Corneal Intrastromal Femtosecond Laser Treatment
Femtosecond lasers may also be used to treat presbyopia. This minimally invasive approach is available in several countries outside the United States (but is not currently FDA approved) and does not involve incisions or flap creation. In this procedure, known as IntraCor, the femtosecond laser makes concentric rings within the stroma, starting in the center with a ring diameter of 1.8 mm, and proceeding with subsequent rings toward the periphery. The formation of these rings produces a localized biomechanical change that reshapes the cornea to create multifocality. The procedure is typically performed only in the nondominant eye. Studies have demonstrated that this procedure can benefit patients with hyperopic presbyopia (+0.50 D to +1.25 D), as the treatment causes an increase in the corneal true net power as well as a potential gain of 4–5 lines of near vision. It is important to counsel patients that uncorrected near vision is not significantly improved at 1 month postoperatively but that it is improved by 6 months in most cases.
Holzer MP, Knorz MC, Tomalla M, Neuhann TM, Auffarth GU. Intrastromal femtosecond laser presbyopia correction: 1-year results of a multicenter study. J Refract Surg. 2012;28(3): 182–188.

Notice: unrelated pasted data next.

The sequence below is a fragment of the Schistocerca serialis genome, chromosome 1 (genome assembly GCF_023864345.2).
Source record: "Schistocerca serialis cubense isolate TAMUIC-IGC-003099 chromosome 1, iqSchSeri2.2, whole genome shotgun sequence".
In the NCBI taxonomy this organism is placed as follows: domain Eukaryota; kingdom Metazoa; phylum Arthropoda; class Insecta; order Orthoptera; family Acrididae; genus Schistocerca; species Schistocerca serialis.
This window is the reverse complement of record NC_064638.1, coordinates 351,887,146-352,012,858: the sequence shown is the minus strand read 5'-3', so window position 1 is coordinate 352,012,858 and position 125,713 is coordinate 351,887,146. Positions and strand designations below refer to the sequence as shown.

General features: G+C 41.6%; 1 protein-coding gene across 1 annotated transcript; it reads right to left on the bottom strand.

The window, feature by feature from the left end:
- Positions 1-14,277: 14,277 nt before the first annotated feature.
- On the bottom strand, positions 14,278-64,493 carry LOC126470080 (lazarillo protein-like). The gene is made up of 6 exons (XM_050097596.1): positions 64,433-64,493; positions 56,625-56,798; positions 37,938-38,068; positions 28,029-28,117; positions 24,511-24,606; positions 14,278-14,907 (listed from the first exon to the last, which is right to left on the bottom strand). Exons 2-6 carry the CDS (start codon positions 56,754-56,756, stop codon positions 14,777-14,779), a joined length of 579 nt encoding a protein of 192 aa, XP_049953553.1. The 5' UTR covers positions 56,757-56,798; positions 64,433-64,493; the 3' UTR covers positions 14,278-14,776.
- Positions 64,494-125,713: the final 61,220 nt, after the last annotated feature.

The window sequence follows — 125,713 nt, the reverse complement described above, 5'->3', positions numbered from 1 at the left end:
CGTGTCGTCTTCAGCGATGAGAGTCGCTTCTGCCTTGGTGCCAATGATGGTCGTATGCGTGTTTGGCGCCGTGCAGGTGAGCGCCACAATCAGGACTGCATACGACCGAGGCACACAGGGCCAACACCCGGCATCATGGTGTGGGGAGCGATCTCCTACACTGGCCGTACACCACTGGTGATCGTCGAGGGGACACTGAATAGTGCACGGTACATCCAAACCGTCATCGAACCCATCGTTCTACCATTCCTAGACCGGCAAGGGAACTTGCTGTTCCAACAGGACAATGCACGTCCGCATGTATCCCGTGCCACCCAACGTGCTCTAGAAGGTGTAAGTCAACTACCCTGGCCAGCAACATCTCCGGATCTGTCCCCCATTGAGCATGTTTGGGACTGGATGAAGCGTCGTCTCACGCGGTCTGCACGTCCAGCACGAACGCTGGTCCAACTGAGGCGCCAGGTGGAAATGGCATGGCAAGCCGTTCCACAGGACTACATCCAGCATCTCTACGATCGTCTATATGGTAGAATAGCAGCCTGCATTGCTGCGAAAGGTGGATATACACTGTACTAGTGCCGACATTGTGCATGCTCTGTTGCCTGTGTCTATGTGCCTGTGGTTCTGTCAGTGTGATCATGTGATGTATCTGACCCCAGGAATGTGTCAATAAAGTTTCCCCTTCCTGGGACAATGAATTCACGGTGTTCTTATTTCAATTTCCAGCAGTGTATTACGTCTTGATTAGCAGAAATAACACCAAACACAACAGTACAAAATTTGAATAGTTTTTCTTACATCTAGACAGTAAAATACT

Menassa N, Fitting A, Auffarth GU, Holzer MP. Visual outcomes and corneal changes after intrastromal femtosecond laser correction of presbyopia. J Cataract Refract Surg. 2012; 38(5):765–773.
Ruiz LA, Cepeda LM, Fuentes VC. Intrastromal correction of presbyopia using a femtosecond laser system. J Refract Surg. 2009;25(10):847–854.
Thomas BC, Fitting A, Khoramnia R, Rabsiber TM, Auffarth GU, Holzer MP. Long-term outcomes of intrastromal femtosecond laser presbyopia correction: 3-year results. Br J Ophthalmol. 2016 Feb 22. doi:10.1136/bjophthalmol-2015-307672. Epub ahead of print.
Excerpted from BCSC 2020-2021 series: Section 13 - Refractive Surgery. For more information and to purchase the entire series, please visit https://www.aao.org/bcsc.